RECOGNIZE AND RESPOND TO OTHERS' FEELINGS 3.6
Goal: To improve skills for expressing feelings
1. The student will be able to identify another person's feelings.
2. The student will respond appropriately to other's feelings.
1. Watch the person's body signals.
2. Identify what you think the person is feeling and what might have caused the feeling.
3. Decide if it's appropriate to ask the person if he or she is feeling that way.
4. Respond appropriately (empathy, sympathy, etc.).
Definition: Recognizing another's feeling means to understand how another person feels by listening to his voice, watching his body and looking at his face.
Rationale: It is important to recognize another's feelings to show that person you care about him and to help form a stronger relationship.
• When at home; at school; at work; at church; at camp; etc. Anytime you are with other people you interact with.
• Discuss the terms: posture, facial expression, and vocal tone for each of the six feelings that were presented in the previous skill. Empathy toward others is important in problem solving.
• Discuss body language.
• Discuss eye contact.
• Discuss different facial expressions, body postures, and how they indicate different feelings.
• Talk about how you like others to treat you when you are feeling mad, sad, glad, scared.
• What is a feeling. Why do you feel?
• If someone seems angry, it is best to wait until he is calm before asking him "How do you feel?"
Set the Stage:
• Teacher surprises class with ice cream sundaes or game time and leads discussion
on how it makes them feel.
Model/Role-play with Feedback
• Cut out pictures from magazines and newspapers portraying feelings. Students guess the feeling, then make a collage or write a short story about the picture and its feeling.
• Students brainstorm as many feelings as possible, (pride, confusion) writing each on
an index card. Teacher directs discussion where each feeling is categorized into one of basic feelings and taped to poster board saying glad. Discuss overlap of embarrassed to scared to be glad or mad.
• View taped TV shows stopping tape to identify what emotion characters are feeling.
• In teams or individually, students pantomime feelings such as happy, scared, etc. Others
guess the feeling.
• Read a story or book (i.e. Judith Viorst Alexander and the Terrible Horrible Very Bad Day). Discuss emotions.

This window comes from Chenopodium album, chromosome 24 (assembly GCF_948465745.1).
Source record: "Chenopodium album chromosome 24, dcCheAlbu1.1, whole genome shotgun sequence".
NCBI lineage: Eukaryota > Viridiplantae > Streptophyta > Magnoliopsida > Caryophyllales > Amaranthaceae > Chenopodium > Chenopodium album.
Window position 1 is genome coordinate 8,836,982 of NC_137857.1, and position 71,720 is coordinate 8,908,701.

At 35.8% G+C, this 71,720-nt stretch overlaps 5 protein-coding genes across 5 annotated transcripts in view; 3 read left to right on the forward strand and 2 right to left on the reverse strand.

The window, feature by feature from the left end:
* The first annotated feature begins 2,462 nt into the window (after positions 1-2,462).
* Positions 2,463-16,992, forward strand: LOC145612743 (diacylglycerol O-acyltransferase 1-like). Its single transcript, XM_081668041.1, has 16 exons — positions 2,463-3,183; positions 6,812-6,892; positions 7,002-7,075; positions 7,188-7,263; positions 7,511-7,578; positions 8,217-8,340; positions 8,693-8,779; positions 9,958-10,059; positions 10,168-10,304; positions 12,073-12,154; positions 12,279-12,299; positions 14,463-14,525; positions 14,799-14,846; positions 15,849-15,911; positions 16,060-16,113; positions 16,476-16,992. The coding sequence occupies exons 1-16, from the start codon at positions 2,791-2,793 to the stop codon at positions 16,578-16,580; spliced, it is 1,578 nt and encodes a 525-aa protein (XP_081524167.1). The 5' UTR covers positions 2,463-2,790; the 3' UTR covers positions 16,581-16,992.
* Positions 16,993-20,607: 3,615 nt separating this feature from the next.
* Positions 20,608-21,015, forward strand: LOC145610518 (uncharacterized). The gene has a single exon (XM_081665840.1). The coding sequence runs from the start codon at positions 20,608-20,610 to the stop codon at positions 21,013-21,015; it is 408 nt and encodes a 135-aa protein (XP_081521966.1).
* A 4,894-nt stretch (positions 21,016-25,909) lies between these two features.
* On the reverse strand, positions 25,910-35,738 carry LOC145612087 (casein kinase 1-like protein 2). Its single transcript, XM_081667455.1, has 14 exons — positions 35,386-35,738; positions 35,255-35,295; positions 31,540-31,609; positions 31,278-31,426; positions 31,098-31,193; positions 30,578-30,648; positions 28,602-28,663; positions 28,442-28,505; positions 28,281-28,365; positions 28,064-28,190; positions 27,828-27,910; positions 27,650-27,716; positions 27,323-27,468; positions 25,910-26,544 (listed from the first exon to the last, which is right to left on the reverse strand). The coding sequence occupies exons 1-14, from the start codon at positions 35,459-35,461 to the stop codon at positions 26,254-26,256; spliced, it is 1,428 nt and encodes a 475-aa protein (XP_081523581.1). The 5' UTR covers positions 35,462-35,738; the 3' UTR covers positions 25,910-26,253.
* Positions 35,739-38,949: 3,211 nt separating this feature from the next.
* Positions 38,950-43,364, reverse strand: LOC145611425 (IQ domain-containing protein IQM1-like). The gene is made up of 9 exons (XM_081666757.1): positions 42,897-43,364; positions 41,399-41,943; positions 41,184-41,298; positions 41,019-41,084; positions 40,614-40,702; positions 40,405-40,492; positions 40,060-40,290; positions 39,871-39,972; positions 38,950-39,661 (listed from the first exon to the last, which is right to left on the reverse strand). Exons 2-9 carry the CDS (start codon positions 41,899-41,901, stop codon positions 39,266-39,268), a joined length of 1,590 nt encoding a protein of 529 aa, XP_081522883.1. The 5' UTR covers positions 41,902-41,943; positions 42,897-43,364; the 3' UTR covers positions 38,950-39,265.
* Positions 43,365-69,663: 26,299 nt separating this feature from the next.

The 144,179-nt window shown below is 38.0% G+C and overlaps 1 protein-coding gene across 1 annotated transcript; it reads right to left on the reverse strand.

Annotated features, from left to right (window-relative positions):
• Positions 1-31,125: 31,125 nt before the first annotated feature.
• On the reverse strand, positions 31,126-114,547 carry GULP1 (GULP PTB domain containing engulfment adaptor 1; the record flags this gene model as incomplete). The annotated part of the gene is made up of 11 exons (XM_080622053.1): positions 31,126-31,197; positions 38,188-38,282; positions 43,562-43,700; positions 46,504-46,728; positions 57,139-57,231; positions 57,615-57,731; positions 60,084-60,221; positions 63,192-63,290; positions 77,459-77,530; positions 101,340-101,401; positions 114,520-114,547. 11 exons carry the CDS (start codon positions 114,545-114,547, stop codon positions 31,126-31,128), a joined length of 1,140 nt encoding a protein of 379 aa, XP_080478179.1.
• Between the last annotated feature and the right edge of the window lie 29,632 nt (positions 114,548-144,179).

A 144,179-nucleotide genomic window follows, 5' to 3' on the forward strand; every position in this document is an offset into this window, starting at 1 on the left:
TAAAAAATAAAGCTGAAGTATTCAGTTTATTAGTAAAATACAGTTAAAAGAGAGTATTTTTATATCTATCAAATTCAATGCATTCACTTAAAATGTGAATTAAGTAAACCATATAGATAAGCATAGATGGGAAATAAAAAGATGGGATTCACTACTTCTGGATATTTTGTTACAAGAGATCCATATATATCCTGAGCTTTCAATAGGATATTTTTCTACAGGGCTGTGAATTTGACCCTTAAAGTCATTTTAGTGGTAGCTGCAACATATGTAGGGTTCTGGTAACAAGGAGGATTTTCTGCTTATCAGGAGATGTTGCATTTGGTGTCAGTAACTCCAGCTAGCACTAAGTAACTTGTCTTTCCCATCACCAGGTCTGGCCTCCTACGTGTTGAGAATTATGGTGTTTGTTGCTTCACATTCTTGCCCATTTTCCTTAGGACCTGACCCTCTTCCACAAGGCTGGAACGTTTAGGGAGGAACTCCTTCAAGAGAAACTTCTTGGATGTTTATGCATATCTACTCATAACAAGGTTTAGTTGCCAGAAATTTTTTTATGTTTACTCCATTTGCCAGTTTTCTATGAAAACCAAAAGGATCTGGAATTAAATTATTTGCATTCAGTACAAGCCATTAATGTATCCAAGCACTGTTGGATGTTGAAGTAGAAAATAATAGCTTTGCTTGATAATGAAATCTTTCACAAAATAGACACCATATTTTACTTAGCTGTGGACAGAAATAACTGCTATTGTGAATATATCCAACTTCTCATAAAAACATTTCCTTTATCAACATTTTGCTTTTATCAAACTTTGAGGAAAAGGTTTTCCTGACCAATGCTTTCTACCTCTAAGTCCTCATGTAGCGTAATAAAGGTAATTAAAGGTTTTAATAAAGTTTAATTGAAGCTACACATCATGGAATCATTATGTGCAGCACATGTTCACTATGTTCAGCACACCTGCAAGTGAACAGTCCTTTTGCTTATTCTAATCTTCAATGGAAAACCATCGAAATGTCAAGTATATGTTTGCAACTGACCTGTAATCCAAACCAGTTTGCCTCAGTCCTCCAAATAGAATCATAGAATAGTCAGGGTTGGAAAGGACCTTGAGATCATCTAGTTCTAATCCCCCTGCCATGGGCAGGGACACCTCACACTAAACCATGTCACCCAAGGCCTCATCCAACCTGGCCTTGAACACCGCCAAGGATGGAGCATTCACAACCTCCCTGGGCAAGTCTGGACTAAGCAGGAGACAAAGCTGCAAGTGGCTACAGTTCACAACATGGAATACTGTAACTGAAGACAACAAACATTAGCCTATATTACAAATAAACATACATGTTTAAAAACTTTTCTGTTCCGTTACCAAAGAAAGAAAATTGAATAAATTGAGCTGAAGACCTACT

• Student look up definitions in dictionary of 6 feelings. May rewrite definitions including personal details.
Role play situations:
• You overhear someone yelling at your sister.
• You see your friend laughing at a joke.
• You see someone crying after striking out in baseball.
• You see someone jump out and yell "boo" at another. • You see your friend eating alone. • You see your friend after he has been suspended. • Your friend cries when assignments are given back. • Your dad or mom is slamming doors and muttering to self.
• A friend hasn't been chosen for a team or club.
• A classmate is crying because someone teased him. • Your brother won't talk to anyone after being reprimanded by a parent. • A friend throws computer game after losing.
Application with Feedback
• Draw pictures of family members in a situation causing them to feel one of six emotions.
• Students write briefly in journal every time they observe feeling in others, noting situation, emotional reaction and outcome.
• Cut out newspaper and magazine articles that display emotions.
• Class mural - students cut out pictures showing various emotions. Discuss possible causes for these feelings.
• Students begin Feelings Journal emphasizing their emotional reaction to the unit.
• Read story or news piece with strong emotional content. Students respond in writing or in journal.
• Watch a sitcom or newscast on TV. Students tally feelings they observed (i.e. glad from weathercaster etc.) on chart, compare next day.
• Students sit in lunch room for 15 minutes observing and recording feelings observed in others. Use these for role play situations.
• Feelings survey - students ask family members or friends "What is your favorite feeling?"
• Watch newscast or assigned TV show and tally what emotions are conveyed. Students discuss their perhaps differing reactions.
• Homework - student list 6 feelings and write about or draw a situation showing why they felt way.